;which is much larger than the value we have given it here
  make "color [13 8 9 7 1 14 11 7 2 10]
  ;each planet's color (and the sun)
  make "tilt [0 7 3.3 0 1.85 1.31 2.49 0.77 1.77 17.14]
  ;ecliptical tilt
  make "speed [0 4.1 1.62 1 0.53 0.084 0.034 0.011 0.006 0.004]
  ;speed of orbit
  ;define moons:
  make "moon [0 0 0 1 2 0 0 0 0 0]
  ;how many moons?
  make "mooncolor [[][][][5][8 9][][][][][]]
  make "moondistance [[][][][3][2 3][][][][][]]
  make "moonsize [[][][][2.1][1.12 0.62][][][][][]]
  make "moontilt [[][][][0][1 2][][][][][]]
  make "moonspeed [[][][][30][40 30][][][][][]]
  ;moon parameters, similar to planets
  ;only earth and mars are populated here,
  ;add the others as you like!
  ;create the sun and planets:
  repeat 10 [
    make "planet repcount
    ;store the current planet for use inside hatch
    newmodel repcount {"setfc item :planet :color "ico 0.1 * item :planet :size}
    ;create a new turtle model using the data from the :color and :size lists
    ;we use a 'soft list' {} to create 'hard data' for use by newmodel
    ;as the turtle model is rendered each frame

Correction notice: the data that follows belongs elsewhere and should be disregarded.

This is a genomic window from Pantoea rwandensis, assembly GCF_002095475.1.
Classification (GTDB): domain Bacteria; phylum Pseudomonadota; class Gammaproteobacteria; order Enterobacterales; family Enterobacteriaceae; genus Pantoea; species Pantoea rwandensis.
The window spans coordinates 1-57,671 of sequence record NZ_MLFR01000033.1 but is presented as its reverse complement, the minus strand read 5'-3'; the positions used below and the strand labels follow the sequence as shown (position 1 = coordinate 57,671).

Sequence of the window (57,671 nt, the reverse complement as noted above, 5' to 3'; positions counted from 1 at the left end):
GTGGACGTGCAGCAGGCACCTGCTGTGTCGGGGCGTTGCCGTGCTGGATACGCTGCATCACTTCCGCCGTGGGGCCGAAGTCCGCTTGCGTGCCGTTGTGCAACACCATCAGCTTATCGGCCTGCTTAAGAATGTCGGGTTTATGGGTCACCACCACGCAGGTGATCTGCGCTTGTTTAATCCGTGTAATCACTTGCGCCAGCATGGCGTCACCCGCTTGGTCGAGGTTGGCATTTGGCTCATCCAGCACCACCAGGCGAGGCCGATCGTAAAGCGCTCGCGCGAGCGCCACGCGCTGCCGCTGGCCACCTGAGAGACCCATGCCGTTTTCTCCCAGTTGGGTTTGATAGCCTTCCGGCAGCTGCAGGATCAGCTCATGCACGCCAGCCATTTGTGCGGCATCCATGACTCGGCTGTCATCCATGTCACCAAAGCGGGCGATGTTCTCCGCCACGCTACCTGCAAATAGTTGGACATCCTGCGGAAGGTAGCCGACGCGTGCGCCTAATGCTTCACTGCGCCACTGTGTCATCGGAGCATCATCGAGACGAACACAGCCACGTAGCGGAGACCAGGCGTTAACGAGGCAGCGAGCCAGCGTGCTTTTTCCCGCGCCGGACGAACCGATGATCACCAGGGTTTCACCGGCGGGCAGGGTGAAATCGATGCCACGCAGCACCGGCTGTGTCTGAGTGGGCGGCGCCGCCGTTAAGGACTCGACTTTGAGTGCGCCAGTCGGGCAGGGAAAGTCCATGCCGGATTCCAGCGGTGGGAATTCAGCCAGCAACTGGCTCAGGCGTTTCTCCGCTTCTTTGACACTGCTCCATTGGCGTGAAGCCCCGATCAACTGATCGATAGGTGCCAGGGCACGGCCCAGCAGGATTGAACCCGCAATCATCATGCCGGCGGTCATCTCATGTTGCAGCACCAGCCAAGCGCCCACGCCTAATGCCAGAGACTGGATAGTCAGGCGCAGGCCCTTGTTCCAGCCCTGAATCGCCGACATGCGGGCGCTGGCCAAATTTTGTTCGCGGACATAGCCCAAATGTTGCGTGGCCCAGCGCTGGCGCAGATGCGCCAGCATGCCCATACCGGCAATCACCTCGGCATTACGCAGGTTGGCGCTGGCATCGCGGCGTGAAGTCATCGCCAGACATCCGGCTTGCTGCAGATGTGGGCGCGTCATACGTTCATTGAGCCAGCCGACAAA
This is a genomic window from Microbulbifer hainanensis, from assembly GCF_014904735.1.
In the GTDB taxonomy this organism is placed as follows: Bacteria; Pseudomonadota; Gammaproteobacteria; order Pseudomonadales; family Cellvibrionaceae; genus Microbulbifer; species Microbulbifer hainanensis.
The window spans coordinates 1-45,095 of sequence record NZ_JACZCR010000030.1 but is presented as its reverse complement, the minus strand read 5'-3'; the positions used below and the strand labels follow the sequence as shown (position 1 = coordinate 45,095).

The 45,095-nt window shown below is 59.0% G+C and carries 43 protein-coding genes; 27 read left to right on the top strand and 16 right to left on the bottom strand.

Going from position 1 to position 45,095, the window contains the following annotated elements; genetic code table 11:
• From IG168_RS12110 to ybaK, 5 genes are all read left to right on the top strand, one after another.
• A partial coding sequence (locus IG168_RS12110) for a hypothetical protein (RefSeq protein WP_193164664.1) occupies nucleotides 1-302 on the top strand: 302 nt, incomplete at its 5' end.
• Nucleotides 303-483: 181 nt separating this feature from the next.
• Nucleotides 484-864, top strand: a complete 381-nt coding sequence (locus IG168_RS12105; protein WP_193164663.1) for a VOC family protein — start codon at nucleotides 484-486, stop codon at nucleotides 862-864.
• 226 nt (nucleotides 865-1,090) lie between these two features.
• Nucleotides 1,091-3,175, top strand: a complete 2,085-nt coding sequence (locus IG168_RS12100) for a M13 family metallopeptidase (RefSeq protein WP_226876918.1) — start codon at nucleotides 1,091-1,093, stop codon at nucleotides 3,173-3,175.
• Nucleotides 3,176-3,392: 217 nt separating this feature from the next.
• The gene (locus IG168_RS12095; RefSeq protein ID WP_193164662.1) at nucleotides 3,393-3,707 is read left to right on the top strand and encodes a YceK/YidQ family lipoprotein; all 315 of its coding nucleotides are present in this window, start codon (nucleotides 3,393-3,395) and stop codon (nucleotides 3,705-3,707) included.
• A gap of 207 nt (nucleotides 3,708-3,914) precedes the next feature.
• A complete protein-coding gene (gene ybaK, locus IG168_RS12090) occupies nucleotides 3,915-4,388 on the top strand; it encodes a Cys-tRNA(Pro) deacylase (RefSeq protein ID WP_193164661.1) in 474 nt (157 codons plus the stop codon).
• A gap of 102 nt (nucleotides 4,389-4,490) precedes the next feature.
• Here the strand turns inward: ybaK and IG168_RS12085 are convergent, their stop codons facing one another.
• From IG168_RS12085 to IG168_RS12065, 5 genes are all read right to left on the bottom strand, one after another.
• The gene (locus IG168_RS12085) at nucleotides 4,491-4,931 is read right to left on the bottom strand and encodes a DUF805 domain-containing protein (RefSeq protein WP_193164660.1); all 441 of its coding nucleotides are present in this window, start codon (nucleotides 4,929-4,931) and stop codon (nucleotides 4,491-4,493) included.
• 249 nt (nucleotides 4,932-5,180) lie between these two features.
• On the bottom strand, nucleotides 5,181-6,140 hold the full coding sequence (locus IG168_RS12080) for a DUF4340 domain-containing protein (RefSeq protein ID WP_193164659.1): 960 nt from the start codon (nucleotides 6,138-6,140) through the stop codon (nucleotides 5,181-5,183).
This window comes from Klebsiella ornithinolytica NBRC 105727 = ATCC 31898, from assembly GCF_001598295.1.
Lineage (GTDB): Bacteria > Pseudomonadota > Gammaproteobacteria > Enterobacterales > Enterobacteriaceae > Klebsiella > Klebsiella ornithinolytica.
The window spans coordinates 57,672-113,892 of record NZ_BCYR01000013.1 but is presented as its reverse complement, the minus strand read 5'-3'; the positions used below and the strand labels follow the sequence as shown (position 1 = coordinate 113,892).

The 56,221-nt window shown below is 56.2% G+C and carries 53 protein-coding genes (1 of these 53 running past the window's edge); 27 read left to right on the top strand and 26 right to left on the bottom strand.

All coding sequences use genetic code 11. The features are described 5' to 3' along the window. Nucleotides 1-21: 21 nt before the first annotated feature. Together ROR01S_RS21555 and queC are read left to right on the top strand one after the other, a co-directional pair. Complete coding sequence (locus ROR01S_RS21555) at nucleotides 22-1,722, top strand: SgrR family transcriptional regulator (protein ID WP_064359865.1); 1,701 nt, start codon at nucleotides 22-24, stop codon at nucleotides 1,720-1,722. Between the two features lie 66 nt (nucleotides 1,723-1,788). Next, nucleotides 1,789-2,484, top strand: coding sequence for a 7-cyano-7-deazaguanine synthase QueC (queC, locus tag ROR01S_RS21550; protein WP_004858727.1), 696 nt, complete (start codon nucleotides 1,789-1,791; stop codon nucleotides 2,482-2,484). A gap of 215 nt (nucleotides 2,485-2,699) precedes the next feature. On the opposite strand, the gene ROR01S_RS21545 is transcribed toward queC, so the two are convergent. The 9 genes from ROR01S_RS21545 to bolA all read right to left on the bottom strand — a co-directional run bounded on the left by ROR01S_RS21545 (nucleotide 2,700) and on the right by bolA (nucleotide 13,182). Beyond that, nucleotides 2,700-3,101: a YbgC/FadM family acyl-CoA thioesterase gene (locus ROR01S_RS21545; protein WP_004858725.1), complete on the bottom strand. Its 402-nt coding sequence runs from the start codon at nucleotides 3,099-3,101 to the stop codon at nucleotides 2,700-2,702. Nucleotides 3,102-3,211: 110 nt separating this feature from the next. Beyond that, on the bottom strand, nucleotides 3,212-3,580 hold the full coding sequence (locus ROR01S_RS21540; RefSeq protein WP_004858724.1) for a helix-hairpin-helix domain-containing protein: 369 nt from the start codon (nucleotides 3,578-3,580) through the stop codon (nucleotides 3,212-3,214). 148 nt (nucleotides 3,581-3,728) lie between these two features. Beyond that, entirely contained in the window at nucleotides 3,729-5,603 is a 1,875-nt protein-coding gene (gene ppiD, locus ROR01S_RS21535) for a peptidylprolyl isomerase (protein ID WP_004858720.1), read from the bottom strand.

hatch [
      ;create a new hatchling
      setmodel :planet
      ;set the turtle model
      ;set the orbit (anchor) point to the current position
      pullout 0.5 * item :planet :distance
      ;pull away from the anchor the distance specified in the :distance list
      orbitright random 360
      ;orbit around a random amount
      orbitup item :planet :tilt
      ;orbit up (tilt) the amount specified in the :tilt list
      ;hatchlings are not visible by default
      if 0 < item :planet :moon [ ;are there any moons? foreach "moon item :planet :mooncolor [ ;for each moon, let's create it the same way we did planets: make "moonnumber loopcount make "moonmodel word :planet loopcount newmodel :moonmodel {"setfc :moon "ico 0.1 * item :moonnumber item :planet :moonsize} make "parent turtle ;define the 'parent' turtle for use by the moon hatchling hatch [ ;hatch the moon setmodel :moonmodel dropanchor right random 360 pullout item :moonnumber item :planet :moondistance orbitup item :moonnumber item :planet :moontilt showturtle forever [ fixate query :parent [position] ;keep 'fixated' (look at and set the anchor point to) ;the parent turtle's position. if orbitdistance > item :moonnumber item :planet :moondistance [
                pullin orbitdistance - (item :moonnumber item :planet :moondistance)
              ;if it's getting away from us, try and catch up!
              orbitright 0.1 * item :moonnumber item :planet :moonspeed
              ;orbit the planet based on the :moonspeed
              sleep 6.25
              ;take a little nap
      forever [
        orbitright 0.05 * item :planet :speed
        sleep 25